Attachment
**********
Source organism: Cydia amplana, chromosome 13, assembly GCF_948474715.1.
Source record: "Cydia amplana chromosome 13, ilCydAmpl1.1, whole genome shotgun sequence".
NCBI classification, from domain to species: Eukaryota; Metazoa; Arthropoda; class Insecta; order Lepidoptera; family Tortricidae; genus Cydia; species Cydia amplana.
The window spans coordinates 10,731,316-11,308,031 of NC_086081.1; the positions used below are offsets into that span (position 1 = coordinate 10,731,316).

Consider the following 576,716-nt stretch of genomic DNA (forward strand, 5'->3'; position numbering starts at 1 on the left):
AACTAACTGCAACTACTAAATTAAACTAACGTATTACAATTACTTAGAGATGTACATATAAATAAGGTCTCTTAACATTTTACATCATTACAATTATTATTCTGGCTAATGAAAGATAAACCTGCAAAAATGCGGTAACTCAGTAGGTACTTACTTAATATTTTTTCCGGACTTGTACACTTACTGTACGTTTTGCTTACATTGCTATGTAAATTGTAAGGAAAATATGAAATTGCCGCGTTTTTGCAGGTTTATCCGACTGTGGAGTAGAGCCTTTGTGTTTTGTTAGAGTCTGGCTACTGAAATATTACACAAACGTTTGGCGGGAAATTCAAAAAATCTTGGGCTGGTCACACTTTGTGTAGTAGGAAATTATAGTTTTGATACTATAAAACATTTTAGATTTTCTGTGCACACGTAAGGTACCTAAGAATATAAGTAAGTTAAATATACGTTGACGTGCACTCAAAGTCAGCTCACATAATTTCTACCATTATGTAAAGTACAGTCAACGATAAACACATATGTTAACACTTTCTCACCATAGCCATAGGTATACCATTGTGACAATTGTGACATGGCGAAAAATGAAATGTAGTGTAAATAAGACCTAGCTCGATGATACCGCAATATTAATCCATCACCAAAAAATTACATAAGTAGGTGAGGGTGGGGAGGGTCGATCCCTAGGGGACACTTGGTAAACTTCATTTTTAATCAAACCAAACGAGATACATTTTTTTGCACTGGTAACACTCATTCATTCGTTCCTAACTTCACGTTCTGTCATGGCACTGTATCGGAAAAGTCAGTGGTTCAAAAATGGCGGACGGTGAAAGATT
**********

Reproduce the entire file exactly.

Source organism: Cydia amplana, chromosome 13, assembly GCF_948474715.1.
Source record: "Cydia amplana chromosome 13, ilCydAmpl1.1, whole genome shotgun sequence".
NCBI classification, from domain to species: Eukaryota; Metazoa; Arthropoda; class Insecta; order Lepidoptera; family Tortricidae; genus Cydia; species Cydia amplana.
The window spans coordinates 10,731,316-11,308,031 of NC_086081.1; the positions used below are offsets into that span (position 1 = coordinate 10,731,316).

Consider the following 576,716-nt stretch of genomic DNA (forward strand, 5'->3'; position numbering starts at 1 on the left):
AACTAACTGCAACTACTAAATTAAACTAACGTATTACAATTACTTAGAGATGTACATATAAATAAGGTCTCTTAACATTTTACATCATTACAATTATTATTCTGGCTAATGAAAGATAAACCTGCAAAAATGCGGTAACTCAGTAGGTACTTACTTAATATTTTTTCCGGACTTGTACACTTACTGTACGTTTTGCTTACATTGCTATGTAAATTGTAAGGAAAATATGAAATTGCCGCGTTTTTGCAGGTTTATCCGACTGTGGAGTAGAGCCTTTGTGTTTTGTTAGAGTCTGGCTACTGAAATATTACACAAACGTTTGGCGGGAAATTCAAAAAATCTTGGGCTGGTCACACTTTGTGTAGTAGGAAATTATAGTTTTGATACTATAAAACATTTTAGATTTTCTGTGCACACGTAAGGTACCTAAGAATATAAGTAAGTTAAATATACGTTGACGTGCACTCAAAGTCAGCTCACATAATTTCTACCATTATGTAAAGTACAGTCAACGATAAACACATATGTTAACACTTTCTCACCATAGCCATAGGTATACCATTGTGACAATTGTGACATGGCGAAAAATGAAATGTAGTGTAAATAAGACCTAGCTCGATGATACCGCAATATTAATCCATCACCAAAAAATTACATAAGTAGGTGAGGGTGGGGAGGGTCGATCCCTAGGGGACACTTGGTAAACTTCATTTTTAATCAAACCAAACGAGATACATTTTTTTGCACTGGTAACACTCATTCATTCGTTCCTAACTTCACGTTCTGTCATGGCACTGTATCGGAAAAGTCAGTGGTTCAAAAATGGCGGACGGTGAAAGATT